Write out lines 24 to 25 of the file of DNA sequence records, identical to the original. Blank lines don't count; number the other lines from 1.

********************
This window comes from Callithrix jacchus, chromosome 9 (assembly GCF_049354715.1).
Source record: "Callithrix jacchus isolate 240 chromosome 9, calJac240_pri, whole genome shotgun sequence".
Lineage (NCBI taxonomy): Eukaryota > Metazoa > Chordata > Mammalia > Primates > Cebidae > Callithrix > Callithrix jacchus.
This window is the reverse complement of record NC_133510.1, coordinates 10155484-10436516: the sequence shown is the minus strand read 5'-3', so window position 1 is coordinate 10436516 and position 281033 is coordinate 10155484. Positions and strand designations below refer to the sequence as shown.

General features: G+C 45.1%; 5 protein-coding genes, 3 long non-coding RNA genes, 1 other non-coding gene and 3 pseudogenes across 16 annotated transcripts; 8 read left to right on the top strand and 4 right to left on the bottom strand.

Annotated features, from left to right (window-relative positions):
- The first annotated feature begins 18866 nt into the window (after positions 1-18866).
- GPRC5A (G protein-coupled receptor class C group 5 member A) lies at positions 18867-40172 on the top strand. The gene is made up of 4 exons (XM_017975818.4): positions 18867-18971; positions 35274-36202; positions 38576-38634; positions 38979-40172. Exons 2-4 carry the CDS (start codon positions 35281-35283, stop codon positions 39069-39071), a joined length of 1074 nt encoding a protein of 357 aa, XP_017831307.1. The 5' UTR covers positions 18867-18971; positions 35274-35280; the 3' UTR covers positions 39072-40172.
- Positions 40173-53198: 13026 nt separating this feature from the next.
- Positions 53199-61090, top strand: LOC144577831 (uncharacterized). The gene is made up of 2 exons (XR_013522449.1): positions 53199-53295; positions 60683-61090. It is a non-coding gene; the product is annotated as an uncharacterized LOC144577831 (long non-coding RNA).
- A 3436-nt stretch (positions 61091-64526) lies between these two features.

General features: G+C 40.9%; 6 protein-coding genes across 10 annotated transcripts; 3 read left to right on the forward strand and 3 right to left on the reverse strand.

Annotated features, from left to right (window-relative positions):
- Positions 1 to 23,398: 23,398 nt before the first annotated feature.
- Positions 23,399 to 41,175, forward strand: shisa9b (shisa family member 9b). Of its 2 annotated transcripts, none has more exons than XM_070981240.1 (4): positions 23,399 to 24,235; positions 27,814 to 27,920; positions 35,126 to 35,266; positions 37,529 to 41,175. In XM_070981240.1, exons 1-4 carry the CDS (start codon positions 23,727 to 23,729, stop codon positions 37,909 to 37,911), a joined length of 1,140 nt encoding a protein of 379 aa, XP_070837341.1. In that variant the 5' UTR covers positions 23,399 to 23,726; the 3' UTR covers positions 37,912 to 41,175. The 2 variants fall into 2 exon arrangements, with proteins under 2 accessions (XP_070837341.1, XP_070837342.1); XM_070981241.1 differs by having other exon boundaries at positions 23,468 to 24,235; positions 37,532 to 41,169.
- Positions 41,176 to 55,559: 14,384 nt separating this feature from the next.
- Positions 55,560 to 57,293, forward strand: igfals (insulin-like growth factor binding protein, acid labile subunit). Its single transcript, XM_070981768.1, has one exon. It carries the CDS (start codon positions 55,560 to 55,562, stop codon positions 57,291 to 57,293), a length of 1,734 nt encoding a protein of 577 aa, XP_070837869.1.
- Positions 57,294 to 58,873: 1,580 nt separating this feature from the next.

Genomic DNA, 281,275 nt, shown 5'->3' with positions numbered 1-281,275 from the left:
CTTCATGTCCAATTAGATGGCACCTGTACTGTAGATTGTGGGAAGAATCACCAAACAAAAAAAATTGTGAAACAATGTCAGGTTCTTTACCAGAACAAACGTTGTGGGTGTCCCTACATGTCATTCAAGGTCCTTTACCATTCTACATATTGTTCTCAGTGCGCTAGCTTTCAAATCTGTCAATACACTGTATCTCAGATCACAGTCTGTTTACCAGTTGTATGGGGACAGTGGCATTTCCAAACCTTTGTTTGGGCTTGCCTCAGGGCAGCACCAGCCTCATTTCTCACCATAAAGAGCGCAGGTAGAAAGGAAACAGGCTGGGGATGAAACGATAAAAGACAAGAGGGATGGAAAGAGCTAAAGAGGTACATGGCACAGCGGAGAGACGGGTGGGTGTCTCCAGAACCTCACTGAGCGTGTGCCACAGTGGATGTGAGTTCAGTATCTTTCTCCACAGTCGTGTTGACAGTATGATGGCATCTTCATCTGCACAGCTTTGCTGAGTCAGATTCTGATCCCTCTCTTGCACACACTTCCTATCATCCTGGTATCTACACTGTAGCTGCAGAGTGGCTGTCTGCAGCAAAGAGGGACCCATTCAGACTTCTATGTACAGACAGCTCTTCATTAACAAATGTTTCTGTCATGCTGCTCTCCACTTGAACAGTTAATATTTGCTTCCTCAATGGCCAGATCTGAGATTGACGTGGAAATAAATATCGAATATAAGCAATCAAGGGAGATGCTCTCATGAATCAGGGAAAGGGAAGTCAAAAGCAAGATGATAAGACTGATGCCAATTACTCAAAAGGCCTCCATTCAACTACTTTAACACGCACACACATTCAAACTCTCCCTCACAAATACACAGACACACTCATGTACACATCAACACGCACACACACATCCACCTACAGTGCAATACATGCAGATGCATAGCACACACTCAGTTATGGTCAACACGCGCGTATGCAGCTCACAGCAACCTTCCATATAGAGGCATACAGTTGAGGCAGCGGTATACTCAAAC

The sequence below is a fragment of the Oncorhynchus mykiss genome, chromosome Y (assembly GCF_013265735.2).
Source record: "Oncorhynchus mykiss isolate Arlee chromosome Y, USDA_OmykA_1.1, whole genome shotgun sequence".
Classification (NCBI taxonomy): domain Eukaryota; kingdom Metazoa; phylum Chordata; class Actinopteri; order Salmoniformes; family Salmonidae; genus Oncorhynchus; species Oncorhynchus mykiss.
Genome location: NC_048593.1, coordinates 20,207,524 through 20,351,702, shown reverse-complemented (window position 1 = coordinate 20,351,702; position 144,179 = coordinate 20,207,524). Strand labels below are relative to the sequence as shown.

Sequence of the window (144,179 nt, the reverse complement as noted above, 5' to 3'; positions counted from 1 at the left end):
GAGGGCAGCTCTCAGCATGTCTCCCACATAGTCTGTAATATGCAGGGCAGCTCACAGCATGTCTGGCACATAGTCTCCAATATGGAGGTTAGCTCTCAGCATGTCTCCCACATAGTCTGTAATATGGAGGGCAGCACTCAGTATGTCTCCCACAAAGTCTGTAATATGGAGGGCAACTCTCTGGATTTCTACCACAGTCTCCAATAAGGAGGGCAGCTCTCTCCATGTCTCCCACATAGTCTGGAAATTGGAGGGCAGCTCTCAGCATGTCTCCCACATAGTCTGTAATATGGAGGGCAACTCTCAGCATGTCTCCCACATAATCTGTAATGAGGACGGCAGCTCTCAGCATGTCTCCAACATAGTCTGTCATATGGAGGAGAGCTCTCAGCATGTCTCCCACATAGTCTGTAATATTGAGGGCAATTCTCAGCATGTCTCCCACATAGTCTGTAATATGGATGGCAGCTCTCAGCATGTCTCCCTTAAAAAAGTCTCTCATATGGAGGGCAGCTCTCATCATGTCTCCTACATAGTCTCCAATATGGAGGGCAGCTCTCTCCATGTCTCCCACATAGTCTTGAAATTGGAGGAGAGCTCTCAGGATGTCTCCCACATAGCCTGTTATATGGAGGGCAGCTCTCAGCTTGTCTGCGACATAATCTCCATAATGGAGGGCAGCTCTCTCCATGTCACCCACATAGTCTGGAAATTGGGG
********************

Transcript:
Genome location: NC_048593.1, coordinates 20,207,524 through 20,351,702, shown reverse-complemented (window position 1 = coordinate 20,351,702; position 144,179 = coordinate 20,207,524). Strand labels below are relative to the sequence as shown.

Sequence of the window (144,179 nt, the reverse complement as noted above, 5' to 3'; positions counted from 1 at the left end):